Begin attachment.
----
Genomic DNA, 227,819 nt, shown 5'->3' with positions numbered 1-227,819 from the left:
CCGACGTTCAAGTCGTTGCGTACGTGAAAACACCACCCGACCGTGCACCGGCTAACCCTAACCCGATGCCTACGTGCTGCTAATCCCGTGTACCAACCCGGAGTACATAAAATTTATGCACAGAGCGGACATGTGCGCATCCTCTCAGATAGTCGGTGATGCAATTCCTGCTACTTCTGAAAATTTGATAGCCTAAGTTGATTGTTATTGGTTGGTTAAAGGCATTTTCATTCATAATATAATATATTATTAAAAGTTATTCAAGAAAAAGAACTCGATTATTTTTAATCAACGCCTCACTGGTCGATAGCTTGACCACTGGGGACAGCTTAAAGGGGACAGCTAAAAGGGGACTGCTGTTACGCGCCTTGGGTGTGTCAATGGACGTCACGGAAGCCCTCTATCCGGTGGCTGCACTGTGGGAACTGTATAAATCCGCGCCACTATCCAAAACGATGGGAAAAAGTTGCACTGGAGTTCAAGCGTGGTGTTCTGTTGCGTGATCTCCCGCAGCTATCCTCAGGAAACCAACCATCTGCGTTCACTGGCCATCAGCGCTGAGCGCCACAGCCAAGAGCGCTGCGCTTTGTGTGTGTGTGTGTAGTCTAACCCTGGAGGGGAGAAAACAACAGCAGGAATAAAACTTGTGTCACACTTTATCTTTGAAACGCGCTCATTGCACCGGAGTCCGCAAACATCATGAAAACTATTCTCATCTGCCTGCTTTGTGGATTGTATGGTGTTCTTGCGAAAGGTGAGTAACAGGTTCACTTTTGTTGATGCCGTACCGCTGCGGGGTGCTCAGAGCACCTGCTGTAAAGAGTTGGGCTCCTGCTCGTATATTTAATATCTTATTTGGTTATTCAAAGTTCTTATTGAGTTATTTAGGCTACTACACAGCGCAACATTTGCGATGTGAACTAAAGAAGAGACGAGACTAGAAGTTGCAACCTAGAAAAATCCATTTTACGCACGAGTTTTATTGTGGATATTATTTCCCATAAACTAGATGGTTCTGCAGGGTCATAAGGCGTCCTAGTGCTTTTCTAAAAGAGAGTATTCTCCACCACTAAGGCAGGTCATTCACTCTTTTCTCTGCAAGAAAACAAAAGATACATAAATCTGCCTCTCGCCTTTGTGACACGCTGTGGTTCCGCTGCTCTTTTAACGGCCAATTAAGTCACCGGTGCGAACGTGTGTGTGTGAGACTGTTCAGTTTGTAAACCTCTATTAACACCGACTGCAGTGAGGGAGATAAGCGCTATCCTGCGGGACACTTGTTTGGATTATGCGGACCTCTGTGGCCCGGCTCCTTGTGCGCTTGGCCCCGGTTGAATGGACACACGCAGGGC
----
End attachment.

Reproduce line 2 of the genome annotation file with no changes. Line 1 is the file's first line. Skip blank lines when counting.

CCGACGTTCAAGTCGTTGCGTACGTGAAAACACCACCCGACCGTGCACCGGCTAACCCTAACCCGATGCCTACGTGCTGCTAATCCCGTGTACCAACCCGGAGTACATAAAATTTATGCACAGAGCGGACATGTGCGCATCCTCTCAGATAGTCGGTGATGCAATTCCTGCTACTTCTGAAAATTTGATAGCCTAAGTTGATTGTTATTGGTTGGTTAAAGGCATTTTCATTCATAATATAATATATTATTAAAAGTTATTCAAGAAAAAGAACTCGATTATTTTTAATCAACGCCTCACTGGTCGATAGCTTGACCACTGGGGACAGCTTAAAGGGGACAGCTAAAAGGGGACTGCTGTTACGCGCCTTGGGTGTGTCAATGGACGTCACGGAAGCCCTCTATCCGGTGGCTGCACTGTGGGAACTGTATAAATCCGCGCCACTATCCAAAACGATGGGAAAAAGTTGCACTGGAGTTCAAGCGTGGTGTTCTGTTGCGTGATCTCCCGCAGCTATCCTCAGGAAACCAACCATCTGCGTTCACTGGCCATCAGCGCTGAGCGCCACAGCCAAGAGCGCTGCGCTTTGTGTGTGTGTGTGTAGTCTAACCCTGGAGGGGAGAAAACAACAGCAGGAATAAAACTTGTGTCACACTTTATCTTTGAAACGCGCTCATTGCACCGGAGTCCGCAAACATCATGAAAACTATTCTCATCTGCCTGCTTTGTGGATTGTATGGTGTTCTTGCGAAAGGTGAGTAACAGGTTCACTTTTGTTGATGCCGTACCGCTGCGGGGTGCTCAGAGCACCTGCTGTAAAGAGTTGGGCTCCTGCTCGTATATTTAATATCTTATTTGGTTATTCAAAGTTCTTATTGAGTTATTTAGGCTACTACACAGCGCAACATTTGCGATGTGAACTAAAGAAGAGACGAGACTAGAAGTTGCAACCTAGAAAAATCCATTTTACGCACGAGTTTTATTGTGGATATTATTTCCCATAAACTAGATGGTTCTGCAGGGTCATAAGGCGTCCTAGTGCTTTTCTAAAAGAGAGTATTCTCCACCACTAAGGCAGGTCATTCACTCTTTTCTCTGCAAGAAAACAAAAGATACATAAATCTGCCTCTCGCCTTTGTGACACGCTGTGGTTCCGCTGCTCTTTTAACGGCCAATTAAGTCACCGGTGCGAACGTGTGTGTGTGAGACTGTTCAGTTTGTAAACCTCTATTAACACCGACTGCAGTGAGGGAGATAAGCGCTATCCTGCGGGACACTTGTTTGGATTATGCGGACCTCTGTGGCCCGGCTCCTTGTGCGCTTGGCCCCGGTTGAATGGACACACGCAGGGC